Autistic kids build skills with Legos

U. ROCHESTER (US) — Playing with Legos not only teaches children with autism to think creatively, it also helps them deal with unfamiliar situations.

“In every day life we need to be able to respond to new situations,” says Deborah Napolitano, assistant professor of pediatrics at the University of Rochester. “If a child has only a rote set of skills, it’s hard to be successful.”

Many children with autism spectrum disorder can become frustrated and uncomfortable when asked to break out of repetitive activities and create something new.

Using Applied Behavior Analysis (ABA), the science of figuring out how to target and systematically change a specific behavior, researchers succeeded in teaching children to play with Legos in a more creative way.

The study’s findings have been published in the Journal of Applied Behavioral Analysis.

The participants, six children between the ages of 6 and 10, succeeded in making changes to structures they worked on by study’s end.

Five of the six had moderate problems with restricted or sameness behavior, according to a behavior scale assessment that each participants’ parent or teacher completed. One-on-one sessions with building blocks took place at the participants’ schools in rooms with minimal distractions.

“We really can teach kids just about anything as long as it’s systematic,” Napolitano says.

Children received positive verbal reinforcement as they built with Legos to get baseline data and decide whether the child seemed inclined to change the color patterns or structures. After acquiring the data, researchers began with the first intervention phase.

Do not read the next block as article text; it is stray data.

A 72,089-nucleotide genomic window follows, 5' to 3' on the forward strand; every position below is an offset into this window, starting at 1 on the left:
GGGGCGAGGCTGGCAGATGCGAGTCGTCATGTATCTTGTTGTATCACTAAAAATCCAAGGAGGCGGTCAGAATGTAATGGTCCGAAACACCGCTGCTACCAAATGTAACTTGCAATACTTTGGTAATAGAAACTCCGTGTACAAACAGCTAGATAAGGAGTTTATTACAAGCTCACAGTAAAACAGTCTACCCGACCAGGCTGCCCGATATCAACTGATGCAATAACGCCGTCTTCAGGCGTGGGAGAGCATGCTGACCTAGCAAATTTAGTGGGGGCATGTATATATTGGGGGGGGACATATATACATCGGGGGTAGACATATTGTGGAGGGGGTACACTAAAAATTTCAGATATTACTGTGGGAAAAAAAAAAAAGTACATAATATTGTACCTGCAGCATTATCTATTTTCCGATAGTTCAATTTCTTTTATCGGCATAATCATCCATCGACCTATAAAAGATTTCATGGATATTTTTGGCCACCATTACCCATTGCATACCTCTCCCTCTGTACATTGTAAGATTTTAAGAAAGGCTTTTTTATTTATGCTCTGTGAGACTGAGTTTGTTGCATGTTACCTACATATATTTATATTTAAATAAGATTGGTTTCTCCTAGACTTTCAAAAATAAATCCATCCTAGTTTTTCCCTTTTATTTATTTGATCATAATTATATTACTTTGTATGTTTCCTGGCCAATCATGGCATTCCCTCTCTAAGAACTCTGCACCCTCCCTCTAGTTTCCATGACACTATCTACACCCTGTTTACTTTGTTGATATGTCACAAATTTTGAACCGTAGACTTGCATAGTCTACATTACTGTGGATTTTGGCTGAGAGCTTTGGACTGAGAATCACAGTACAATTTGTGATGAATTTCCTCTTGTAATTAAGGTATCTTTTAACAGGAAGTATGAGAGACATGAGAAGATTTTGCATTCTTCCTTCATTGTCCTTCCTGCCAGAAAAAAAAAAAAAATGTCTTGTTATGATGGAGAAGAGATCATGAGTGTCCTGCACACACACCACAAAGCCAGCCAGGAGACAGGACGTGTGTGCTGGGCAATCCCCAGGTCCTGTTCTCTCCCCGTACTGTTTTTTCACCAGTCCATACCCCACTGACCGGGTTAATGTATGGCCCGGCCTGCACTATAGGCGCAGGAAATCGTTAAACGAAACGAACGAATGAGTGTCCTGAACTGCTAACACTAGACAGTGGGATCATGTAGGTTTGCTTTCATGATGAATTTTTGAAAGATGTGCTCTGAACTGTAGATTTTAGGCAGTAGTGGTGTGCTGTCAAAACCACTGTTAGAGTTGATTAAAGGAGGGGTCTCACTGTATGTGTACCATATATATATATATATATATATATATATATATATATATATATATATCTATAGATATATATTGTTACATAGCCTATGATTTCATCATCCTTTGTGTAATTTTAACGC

The first phase of the study included a set of sessions that took place over several months. An instructor asked a child to build something new at the beginning of each session. If a child seemed confused about what he or she was being asked to do, the instructor modeled how to build something different and then prompted the child to build something different. If a child understood and succeeded in building something new, he or she was rewarded with a small prize, such as playing with a favored toy.

In the next phase, the instructor asked the children to build something new with wooden blocks, rather than the plastic Lego blocks they had grown accustomed to, to see whether they could apply the new skills to a slightly different situation from the one they were accustomed to.

Then the instructor gave the children Legos again, without any prompting. Words of encouragement were offered but not a prize to see whether the children would still experiment.  In the last phase, the children were once again rewarded for varying their structures.

A few months later, researchers followed up with the children and found that they were all still able to create new structures in varying colors or shapes.

“The study’s findings could pave the way for new studies testing interventions that attempt to improve a wide variety of social skills and behaviors among people with ASD,” says Napolitano.

“With positive reinforcement and teaching sessions, such tasks as engaging in novel conversations, posing new questions, and creating new ways to play could be within reach for children with ASD.”

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